Button set to announce F1 retirement this week

Britain's former world champion missing the 'joy of F1' in a poor season with McLaren.

    Button set to announce F1 retirement this week
    Button is currently 18th in the standings with just six points this season [EPA]

    Jenson Button has increased speculation he is set to retire from Formula One after telling British reporters that the 'joy' of competing was missing and he had made a decision about his future.

    Media reports suggested the McLaren driver, whose wife is Japanese, was likely to announce at this weekend's Japanese Grand Prix that he would be leaving Formula One at the end of the year.

    "The joy of being in the car is only there if you're fighting at the front, because you feel like you're achieving something," the 2009 world champion said after Sunday's Singapore Grand Prix.

    The joy you get is from competing. It's about fighting at the front

    Jenson Button, Former F1 world champion

    "If you're fighting near the back, you're driving an F1 car, but you can easily get joy driving something else. The joy you get is from competing. It's about fighting at the front.

    "It's about the possibility of standing on top of the podium. That's the joy of F1."

    Button's words sounded markedly different to last season, when there was also considerable speculation about his future but he ended up staying while young Dane Kevin Magnussen was dropped to a reserve role.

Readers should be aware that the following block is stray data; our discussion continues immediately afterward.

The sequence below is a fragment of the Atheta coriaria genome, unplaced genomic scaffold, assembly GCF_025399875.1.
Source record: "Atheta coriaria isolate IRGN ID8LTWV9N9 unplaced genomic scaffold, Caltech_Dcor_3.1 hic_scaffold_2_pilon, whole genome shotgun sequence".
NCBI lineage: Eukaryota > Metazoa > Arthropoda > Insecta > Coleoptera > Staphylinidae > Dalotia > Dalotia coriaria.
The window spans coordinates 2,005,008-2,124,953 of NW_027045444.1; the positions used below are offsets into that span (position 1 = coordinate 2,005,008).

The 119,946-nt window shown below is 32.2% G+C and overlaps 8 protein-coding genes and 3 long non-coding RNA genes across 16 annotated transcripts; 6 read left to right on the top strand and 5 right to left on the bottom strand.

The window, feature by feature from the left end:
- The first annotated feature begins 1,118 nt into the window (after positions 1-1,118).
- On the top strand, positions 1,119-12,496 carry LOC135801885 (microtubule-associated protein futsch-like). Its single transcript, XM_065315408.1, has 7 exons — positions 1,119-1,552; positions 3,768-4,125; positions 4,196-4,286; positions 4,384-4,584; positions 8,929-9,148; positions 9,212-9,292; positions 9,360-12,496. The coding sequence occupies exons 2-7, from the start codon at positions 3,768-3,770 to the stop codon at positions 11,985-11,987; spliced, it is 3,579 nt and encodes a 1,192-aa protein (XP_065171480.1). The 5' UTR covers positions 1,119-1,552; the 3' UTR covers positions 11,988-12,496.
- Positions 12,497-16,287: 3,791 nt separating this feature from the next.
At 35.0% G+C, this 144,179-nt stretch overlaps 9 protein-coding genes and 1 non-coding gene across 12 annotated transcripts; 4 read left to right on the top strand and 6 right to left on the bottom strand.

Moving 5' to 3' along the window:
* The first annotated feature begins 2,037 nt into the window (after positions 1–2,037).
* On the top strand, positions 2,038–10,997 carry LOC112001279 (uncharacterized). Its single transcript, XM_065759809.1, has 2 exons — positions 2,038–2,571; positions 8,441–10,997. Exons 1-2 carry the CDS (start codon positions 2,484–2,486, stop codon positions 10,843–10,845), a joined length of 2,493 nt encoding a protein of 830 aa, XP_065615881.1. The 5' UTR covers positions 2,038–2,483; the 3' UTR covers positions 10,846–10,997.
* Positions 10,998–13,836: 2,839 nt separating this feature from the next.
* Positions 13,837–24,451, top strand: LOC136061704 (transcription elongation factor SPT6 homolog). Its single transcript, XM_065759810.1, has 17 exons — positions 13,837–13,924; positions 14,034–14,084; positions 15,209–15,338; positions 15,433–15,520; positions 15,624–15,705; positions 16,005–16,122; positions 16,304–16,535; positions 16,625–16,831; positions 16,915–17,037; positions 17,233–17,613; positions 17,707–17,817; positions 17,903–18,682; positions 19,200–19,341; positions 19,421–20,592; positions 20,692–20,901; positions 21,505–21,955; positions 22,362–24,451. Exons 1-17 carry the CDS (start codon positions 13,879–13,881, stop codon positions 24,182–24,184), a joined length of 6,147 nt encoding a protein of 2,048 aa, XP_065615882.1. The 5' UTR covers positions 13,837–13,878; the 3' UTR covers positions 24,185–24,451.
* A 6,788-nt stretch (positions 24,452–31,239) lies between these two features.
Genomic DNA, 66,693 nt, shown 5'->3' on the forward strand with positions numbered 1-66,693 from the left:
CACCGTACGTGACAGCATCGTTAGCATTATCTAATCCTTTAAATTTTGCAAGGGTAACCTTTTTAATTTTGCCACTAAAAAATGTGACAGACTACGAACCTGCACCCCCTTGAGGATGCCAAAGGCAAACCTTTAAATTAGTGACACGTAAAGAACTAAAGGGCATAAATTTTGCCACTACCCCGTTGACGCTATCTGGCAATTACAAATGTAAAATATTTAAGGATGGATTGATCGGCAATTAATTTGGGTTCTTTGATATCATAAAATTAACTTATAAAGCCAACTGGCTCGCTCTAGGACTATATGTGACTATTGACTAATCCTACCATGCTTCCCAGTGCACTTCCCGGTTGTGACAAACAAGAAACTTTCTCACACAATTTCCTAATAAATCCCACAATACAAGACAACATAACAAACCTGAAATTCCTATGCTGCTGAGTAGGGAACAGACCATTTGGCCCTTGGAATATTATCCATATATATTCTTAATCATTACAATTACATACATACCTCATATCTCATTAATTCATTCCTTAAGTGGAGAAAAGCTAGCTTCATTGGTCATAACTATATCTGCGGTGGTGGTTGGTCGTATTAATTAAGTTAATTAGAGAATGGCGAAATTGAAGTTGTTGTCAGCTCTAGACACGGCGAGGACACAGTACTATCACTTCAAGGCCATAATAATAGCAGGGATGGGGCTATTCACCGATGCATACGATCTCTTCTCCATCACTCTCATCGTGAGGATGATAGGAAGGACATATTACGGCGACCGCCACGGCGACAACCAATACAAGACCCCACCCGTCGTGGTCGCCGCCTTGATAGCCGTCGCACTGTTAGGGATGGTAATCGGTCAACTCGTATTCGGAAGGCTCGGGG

McLaren's poor performance this season will hit the team financially and although Button has an option for 2016, his staying would likely have meant being paid far less.

    The last driver to win for McLaren, in 2012, has had a tough season with the team's new engine partners Honda yet to come up with a competitive power unit.

    The Briton, who made his debut with Williams in 2000, has won 15 grands prix - eight with McLaren.

    He won his title with Brawn GP, now Mercedes. His 279 race starts make him the third most experienced driver of all time.

    SOURCE: Reuters


    YOU MIGHT ALSO LIKE

    Double standards: 'Why aren't we all with Somalia?'

    Double standards: 'Why aren't we all with Somalia?'

    More than 300 people died in Somalia but some are asking why there was less news coverage and sympathy on social media.

    How Moscow lost Riyadh in 1938

    How Moscow lost Riyadh in 1938

    Russian-Saudi relations could be very different today, if Stalin hadn't killed the Soviet ambassador to Saudi Arabia.

    Kobe Steel: A scandal made in Japan

    Kobe Steel: A scandal made in Japan

    Japan's third-largest steelmaker has admitted it faked data on parts used in cars, planes and trains.